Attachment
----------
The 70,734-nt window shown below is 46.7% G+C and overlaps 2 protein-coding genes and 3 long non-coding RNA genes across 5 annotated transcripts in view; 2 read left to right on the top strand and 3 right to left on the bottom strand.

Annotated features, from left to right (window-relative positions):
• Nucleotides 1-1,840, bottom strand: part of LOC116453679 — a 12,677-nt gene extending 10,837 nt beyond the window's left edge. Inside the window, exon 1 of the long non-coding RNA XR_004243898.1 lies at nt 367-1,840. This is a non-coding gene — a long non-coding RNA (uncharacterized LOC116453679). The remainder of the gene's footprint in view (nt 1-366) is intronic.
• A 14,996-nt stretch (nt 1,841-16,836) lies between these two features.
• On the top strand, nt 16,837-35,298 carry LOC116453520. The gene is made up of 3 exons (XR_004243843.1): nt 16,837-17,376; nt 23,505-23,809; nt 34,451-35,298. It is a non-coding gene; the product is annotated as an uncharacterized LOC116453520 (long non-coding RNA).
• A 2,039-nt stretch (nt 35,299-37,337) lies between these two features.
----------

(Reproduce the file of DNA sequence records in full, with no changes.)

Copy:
The 70,734-nt window shown below is 46.7% G+C and overlaps 2 protein-coding genes and 3 long non-coding RNA genes across 5 annotated transcripts in view; 2 read left to right on the top strand and 3 right to left on the bottom strand.

Annotated features, from left to right (window-relative positions):
• Nucleotides 1-1,840, bottom strand: part of LOC116453679 — a 12,677-nt gene extending 10,837 nt beyond the window's left edge. Inside the window, exon 1 of the long non-coding RNA XR_004243898.1 lies at nt 367-1,840. This is a non-coding gene — a long non-coding RNA (uncharacterized LOC116453679). The remainder of the gene's footprint in view (nt 1-366) is intronic.
• A 14,996-nt stretch (nt 1,841-16,836) lies between these two features.
• On the top strand, nt 16,837-35,298 carry LOC116453520. The gene is made up of 3 exons (XR_004243843.1): nt 16,837-17,376; nt 23,505-23,809; nt 34,451-35,298. It is a non-coding gene; the product is annotated as an uncharacterized LOC116453520 (long non-coding RNA).
• A 2,039-nt stretch (nt 35,299-37,337) lies between these two features.